Mandatory Immigration Detention Challenge

A California civil rights class action by immigrants has challenged the federal policy of detaining certain aliens without giving them an opportunity to prove they pose no risk of fleeing and no danger to the public if released on bond.

The lawsuit, filed Thursday in the Northern District of California, challenges the immigration practice as a constitutional due process violation in certain deportation cases.  On any given day, more than 3,500 people are detained at immigration detention facilities in California, according to the lawsuit by the ACLU of Northern California, the Asian Law Caucus and the Keker Van Nest law firm.

The lead plaintiff, Eduardo Vega Padilla, 48, came to the U.S. in 1966 at the age of 16 months.  He received a green card before he was two.  After the sudden death of his father and a broken marriage, in 1997 and 1999 he was convicted of drug possession.  While on probation a firearm was found in a shed behind his home and he spent six months in jail in 2002.  For more than a decade he has had no run-ins with the law and cared for his elderly mother and lived with his daughter and grandson.  His five children and six grandchildren are all U.S. citizens.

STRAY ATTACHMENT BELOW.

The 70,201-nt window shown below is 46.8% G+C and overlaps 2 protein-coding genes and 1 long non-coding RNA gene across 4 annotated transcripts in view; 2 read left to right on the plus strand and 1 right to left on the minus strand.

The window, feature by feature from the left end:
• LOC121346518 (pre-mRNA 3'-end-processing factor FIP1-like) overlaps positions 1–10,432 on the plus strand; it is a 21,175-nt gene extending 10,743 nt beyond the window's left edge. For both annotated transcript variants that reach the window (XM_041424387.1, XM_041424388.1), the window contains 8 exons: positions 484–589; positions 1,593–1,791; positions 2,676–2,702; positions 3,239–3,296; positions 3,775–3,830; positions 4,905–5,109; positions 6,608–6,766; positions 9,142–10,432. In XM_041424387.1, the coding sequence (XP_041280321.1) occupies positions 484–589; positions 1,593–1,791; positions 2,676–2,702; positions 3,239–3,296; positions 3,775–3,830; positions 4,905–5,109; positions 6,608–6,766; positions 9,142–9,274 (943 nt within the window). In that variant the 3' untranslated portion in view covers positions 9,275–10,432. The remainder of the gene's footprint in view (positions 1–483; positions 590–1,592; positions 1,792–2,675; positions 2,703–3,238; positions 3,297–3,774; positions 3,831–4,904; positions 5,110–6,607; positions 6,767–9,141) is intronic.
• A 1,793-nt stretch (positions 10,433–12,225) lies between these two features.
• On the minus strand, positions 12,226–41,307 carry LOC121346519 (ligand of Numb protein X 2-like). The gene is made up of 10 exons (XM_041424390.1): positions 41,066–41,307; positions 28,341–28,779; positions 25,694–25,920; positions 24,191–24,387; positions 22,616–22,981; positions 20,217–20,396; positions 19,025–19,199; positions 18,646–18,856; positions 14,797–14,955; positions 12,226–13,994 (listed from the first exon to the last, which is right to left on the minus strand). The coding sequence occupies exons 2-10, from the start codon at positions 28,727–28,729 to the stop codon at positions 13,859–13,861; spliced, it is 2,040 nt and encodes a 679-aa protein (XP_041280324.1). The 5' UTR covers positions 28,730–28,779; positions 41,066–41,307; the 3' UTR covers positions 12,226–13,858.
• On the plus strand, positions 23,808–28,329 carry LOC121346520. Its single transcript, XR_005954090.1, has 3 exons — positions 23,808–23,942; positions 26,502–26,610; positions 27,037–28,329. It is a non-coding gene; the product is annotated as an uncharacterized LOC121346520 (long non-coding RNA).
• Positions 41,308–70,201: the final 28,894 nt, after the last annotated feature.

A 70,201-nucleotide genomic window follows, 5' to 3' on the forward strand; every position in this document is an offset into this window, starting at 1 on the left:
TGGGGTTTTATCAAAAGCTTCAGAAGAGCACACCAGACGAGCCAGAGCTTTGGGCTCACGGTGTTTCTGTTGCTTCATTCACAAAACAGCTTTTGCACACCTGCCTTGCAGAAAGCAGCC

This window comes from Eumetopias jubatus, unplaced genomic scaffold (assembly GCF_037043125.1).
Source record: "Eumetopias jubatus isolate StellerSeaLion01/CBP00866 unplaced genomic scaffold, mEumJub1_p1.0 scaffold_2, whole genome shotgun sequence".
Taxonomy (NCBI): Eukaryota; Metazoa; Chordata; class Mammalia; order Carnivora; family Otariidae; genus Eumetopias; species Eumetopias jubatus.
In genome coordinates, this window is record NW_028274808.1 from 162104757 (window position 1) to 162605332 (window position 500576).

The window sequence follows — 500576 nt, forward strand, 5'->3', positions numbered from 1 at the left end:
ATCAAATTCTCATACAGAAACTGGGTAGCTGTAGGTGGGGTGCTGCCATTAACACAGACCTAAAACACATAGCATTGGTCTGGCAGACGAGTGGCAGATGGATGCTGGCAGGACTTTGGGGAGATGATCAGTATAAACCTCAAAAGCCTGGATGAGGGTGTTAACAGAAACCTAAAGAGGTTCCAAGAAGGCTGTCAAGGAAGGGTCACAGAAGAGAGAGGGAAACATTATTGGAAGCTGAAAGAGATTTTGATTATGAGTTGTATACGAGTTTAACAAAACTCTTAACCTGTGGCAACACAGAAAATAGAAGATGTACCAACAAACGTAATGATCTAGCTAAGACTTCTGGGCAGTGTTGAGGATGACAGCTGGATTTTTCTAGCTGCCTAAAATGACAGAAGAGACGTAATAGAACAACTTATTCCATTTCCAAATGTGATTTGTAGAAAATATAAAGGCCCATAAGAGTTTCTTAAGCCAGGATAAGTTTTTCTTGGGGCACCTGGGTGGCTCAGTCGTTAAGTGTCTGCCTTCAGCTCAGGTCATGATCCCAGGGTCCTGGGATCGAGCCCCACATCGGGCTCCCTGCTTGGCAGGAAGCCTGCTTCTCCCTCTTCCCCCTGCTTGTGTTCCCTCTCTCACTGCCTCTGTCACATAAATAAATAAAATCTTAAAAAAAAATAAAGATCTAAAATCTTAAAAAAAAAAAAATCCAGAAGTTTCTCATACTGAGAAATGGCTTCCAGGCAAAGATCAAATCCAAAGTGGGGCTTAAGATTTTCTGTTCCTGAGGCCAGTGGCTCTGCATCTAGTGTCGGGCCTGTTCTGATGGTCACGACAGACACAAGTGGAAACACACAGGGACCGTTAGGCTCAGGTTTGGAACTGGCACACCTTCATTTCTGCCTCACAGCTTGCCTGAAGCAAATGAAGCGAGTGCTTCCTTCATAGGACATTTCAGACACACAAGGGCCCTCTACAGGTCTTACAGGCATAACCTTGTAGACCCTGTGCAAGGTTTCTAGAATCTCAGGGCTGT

Despite the clean record, Padilla was detained by immigration officials in August 2013 who came to his home.  He has been detained at the RioCosumnesCorrectionalCenter in SacramentoCounty ever since. The lawsuit argues Padilla and many like him should be given bond hearings and the chance to show he is entitled to release on bond while challenging his deportation.

Each of the named plaintiffs has a past criminal conviction that, potentially, could result in deportation, according to the lawsuit.  But each has lived in freedom since their release and for periods of years have developed ties to family and community that would show them unlikely to leave or engage in any crime, according to the lawsuit.

Case:  Preap v. Beers, No. 13-5754



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